Translation through collaboration – with Arthritis Research UK


Translation through collaboration – with Arthritis Research UK

Date: August 14, 2017

A collaborative approach to translational research is the foundation of a successful partnership between the IKC and Arthritis Research UK. This year, five new projects have been awarded Proof of Concept funding and project support.

They include:

  • An investigation into the use of 3D printing to produce patient-specific knee implants that will avoid the need for total knee replacement surgery.
    Professor Richie Gill, University of Bath
  • Development of a test to identify hip abnormalities in babies. Detecting and treating hip dysplasia in new-borns can help prevent early onset osteoarthritis in adults.
    Daniel Perry, University of Liverpool
  • Development of a new regenerative medicine based treatment for degenerative disc disease.
    Chris Sammon, Sheffield Hallam University
  • Development of a standard computerised approach that can reliably detect and analyse spinal fractures in patients with osteoporosis.
    Alejandro Frangi, University of Sheffield
  • A pre-clinical investigation of a novel construct for the treatment of joint damage.
    Virginie Sottile, University of Nottingham
What have been the key ingredients that have made this a successful research translation partnership? IKC Technology Innovation Manager, Graeme Howling, and ARUK’s Research Translation Manager, Sarah Odoi, consider the two organisations’ complementary skills.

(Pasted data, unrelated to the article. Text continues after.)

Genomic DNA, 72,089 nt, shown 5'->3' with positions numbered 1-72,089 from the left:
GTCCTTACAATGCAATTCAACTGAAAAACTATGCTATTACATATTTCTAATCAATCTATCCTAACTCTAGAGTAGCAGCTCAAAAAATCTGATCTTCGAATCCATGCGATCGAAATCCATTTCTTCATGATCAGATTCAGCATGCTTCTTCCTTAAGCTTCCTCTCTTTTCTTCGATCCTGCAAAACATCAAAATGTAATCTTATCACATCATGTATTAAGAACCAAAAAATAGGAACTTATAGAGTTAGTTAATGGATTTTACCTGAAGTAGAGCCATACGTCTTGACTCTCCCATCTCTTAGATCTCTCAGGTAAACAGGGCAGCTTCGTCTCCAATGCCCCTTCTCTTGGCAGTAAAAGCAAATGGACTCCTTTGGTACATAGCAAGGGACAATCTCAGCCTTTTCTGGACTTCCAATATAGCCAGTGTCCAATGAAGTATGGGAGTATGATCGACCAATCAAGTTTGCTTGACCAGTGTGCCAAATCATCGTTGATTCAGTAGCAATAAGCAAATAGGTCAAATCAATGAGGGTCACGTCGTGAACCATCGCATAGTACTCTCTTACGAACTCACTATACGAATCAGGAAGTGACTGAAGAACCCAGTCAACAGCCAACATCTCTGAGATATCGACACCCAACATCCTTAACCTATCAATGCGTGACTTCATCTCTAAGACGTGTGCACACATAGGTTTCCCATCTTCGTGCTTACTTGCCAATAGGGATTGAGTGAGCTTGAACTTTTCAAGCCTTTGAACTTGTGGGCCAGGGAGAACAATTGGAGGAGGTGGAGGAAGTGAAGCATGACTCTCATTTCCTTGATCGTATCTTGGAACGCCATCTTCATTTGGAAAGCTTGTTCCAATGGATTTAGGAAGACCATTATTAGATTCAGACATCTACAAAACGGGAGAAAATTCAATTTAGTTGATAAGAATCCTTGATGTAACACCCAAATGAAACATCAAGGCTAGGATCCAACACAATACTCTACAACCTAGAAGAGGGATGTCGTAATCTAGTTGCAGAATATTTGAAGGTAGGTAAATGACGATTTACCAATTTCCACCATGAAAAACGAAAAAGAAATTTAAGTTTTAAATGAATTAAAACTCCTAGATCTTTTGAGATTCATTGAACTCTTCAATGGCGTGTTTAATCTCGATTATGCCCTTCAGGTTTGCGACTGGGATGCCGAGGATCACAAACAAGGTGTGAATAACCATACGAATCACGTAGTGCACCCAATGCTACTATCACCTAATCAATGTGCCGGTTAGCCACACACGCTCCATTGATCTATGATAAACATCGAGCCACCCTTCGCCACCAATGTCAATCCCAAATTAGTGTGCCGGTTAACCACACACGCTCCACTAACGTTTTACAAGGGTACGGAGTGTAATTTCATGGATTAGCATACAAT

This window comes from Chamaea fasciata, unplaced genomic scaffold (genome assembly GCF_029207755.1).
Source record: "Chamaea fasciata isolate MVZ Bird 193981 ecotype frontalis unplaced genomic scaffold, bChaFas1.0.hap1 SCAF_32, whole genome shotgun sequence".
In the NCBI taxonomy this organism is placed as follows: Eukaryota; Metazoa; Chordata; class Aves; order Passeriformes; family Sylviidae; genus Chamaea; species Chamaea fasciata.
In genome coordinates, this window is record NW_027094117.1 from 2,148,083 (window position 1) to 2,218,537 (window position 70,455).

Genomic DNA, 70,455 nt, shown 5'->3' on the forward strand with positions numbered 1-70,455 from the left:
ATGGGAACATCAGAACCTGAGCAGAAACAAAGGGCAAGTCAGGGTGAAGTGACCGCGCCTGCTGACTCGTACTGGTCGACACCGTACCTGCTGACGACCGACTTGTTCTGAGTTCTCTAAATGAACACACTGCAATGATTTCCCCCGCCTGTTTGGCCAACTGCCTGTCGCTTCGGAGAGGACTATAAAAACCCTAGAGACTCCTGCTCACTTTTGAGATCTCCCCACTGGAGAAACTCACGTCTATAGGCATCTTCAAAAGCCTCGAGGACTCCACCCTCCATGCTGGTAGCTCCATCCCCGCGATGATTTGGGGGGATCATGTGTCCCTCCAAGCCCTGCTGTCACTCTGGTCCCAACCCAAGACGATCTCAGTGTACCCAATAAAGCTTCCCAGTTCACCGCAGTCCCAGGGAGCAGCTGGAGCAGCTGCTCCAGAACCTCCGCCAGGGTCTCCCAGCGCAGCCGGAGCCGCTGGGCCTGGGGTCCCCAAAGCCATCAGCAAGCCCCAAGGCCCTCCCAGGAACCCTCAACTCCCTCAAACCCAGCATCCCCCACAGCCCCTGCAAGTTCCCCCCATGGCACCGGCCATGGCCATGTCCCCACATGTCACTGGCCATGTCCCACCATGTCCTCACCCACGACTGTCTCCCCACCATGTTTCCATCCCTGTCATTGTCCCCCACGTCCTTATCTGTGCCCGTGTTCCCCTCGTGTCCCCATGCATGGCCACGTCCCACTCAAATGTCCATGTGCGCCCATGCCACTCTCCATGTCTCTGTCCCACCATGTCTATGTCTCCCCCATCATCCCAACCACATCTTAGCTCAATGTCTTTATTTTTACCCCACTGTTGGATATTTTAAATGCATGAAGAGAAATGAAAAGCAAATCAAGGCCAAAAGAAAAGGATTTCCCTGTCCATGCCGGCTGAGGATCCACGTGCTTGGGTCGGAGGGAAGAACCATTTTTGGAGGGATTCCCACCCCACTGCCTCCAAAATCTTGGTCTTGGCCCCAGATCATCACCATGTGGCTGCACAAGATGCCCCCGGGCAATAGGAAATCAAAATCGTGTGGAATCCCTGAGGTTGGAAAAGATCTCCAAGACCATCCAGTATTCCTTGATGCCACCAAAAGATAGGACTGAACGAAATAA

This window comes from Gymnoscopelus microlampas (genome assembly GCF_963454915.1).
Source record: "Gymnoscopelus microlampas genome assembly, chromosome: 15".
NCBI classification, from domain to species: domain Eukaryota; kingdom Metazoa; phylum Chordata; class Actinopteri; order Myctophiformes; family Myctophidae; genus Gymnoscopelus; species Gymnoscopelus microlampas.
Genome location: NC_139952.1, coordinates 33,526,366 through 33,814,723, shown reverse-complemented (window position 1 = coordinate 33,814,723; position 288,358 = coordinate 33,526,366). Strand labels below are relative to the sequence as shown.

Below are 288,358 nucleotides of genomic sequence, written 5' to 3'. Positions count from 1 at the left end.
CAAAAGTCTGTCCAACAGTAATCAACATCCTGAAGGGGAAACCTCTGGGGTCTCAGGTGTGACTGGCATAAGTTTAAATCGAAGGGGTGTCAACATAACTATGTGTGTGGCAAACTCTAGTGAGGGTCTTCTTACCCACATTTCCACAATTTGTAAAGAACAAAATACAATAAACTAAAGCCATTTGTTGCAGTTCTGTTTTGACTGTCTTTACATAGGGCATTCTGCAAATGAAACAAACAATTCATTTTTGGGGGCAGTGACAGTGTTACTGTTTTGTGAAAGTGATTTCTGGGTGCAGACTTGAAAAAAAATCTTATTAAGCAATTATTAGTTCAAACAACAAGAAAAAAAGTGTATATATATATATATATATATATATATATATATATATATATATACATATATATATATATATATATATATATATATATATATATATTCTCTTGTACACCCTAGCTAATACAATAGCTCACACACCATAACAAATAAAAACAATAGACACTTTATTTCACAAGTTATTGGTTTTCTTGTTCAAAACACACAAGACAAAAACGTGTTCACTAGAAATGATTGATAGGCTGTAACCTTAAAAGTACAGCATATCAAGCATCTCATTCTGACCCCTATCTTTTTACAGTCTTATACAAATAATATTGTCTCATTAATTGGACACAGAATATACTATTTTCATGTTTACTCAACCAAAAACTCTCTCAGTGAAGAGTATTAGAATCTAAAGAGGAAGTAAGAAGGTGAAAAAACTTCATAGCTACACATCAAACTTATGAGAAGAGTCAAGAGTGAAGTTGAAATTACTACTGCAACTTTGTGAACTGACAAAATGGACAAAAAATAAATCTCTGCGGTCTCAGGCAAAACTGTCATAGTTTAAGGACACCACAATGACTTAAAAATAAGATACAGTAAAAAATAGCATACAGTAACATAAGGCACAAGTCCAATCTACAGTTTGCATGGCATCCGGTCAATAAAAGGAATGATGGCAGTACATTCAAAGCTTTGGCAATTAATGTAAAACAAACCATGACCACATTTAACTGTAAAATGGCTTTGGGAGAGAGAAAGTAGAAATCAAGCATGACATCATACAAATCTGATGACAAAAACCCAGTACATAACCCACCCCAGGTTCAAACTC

Graeme Howling: “What we’ve really learned from working with ARUK is how to involve patients and the public in our work. Through ARUK’s strong links with patients, each of our POC projects now has strong patient participation to help advise from an end user point of view – this is an approach that we want to develop for other IKC programmes.

“The model we’ve developed with ARUK has worked so well that we’re planning similar partnerships with other organisations, again based around Proof of Concept funding calls. We’ll also be announcing a further POC funding call with ARUK later this year.”

Sarah Odoi: “Some of the most interesting and valuable aspects of working with the IKC have been seeing how they manage the translational research process and the expertise they draw together to review projects. We’ve learned some useful lessons about how to evaluate these kinds of technologies. Their networks and links with industry have also added an extra layer of credibility to ARUK’s growing capability in research translation.

“I think the IKC approach is really productive, in terms of encouraging more academics into this field, and identifying and supporting promising early stage projects, so they’re in a position to apply for proof of concept funds – though of course, there’s always more work to be done!. I particularly like the way that the IKC encourage researchers to think broadly about their projects and set realistic expectations.  The IKC process also helps researchers understand that progressing a technology for the benefit of patients requires working in a multidisciplinary environment, collaborating with stakeholders that they might not have considered before and in partnership with other organisations. The IKC with ARUK can assist in bringing these stakeholders together and in turn develop stronger propositions.

Further information on the Arthritis Research UK Translational medical technologies development fund can be found on our funding call pages (opens in a new tab).

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